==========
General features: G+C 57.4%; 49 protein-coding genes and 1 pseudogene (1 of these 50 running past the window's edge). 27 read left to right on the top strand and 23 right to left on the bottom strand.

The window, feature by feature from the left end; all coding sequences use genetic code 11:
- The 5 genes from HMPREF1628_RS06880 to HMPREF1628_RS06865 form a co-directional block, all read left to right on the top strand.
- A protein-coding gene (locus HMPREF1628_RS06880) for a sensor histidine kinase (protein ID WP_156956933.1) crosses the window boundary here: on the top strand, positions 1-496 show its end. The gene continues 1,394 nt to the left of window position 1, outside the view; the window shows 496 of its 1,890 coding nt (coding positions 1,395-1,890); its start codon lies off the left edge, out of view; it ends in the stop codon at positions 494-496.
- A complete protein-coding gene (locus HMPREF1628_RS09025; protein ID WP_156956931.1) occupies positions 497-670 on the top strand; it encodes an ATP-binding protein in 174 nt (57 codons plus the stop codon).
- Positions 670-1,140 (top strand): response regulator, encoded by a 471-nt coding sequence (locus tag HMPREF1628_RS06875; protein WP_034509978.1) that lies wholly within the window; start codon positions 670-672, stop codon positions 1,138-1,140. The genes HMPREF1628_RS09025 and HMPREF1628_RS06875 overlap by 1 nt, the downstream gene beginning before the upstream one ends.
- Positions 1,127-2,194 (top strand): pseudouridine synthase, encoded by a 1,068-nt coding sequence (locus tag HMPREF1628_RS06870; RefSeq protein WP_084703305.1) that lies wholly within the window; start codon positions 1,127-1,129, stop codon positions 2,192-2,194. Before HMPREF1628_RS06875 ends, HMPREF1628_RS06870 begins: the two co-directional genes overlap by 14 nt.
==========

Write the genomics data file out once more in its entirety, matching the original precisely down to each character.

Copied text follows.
General features: G+C 57.4%; 49 protein-coding genes and 1 pseudogene (1 of these 50 running past the window's edge). 27 read left to right on the top strand and 23 right to left on the bottom strand.

The window, feature by feature from the left end; all coding sequences use genetic code 11:
- The 5 genes from HMPREF1628_RS06880 to HMPREF1628_RS06865 form a co-directional block, all read left to right on the top strand.
- A protein-coding gene (locus HMPREF1628_RS06880) for a sensor histidine kinase (protein ID WP_156956933.1) crosses the window boundary here: on the top strand, positions 1-496 show its end. The gene continues 1,394 nt to the left of window position 1, outside the view; the window shows 496 of its 1,890 coding nt (coding positions 1,395-1,890); its start codon lies off the left edge, out of view; it ends in the stop codon at positions 494-496.
- A complete protein-coding gene (locus HMPREF1628_RS09025; protein ID WP_156956931.1) occupies positions 497-670 on the top strand; it encodes an ATP-binding protein in 174 nt (57 codons plus the stop codon).
- Positions 670-1,140 (top strand): response regulator, encoded by a 471-nt coding sequence (locus tag HMPREF1628_RS06875; protein WP_034509978.1) that lies wholly within the window; start codon positions 670-672, stop codon positions 1,138-1,140. The genes HMPREF1628_RS09025 and HMPREF1628_RS06875 overlap by 1 nt, the downstream gene beginning before the upstream one ends.
- Positions 1,127-2,194 (top strand): pseudouridine synthase, encoded by a 1,068-nt coding sequence (locus tag HMPREF1628_RS06870; RefSeq protein WP_084703305.1) that lies wholly within the window; start codon positions 1,127-1,129, stop codon positions 2,192-2,194. Before HMPREF1628_RS06875 ends, HMPREF1628_RS06870 begins: the two co-directional genes overlap by 14 nt.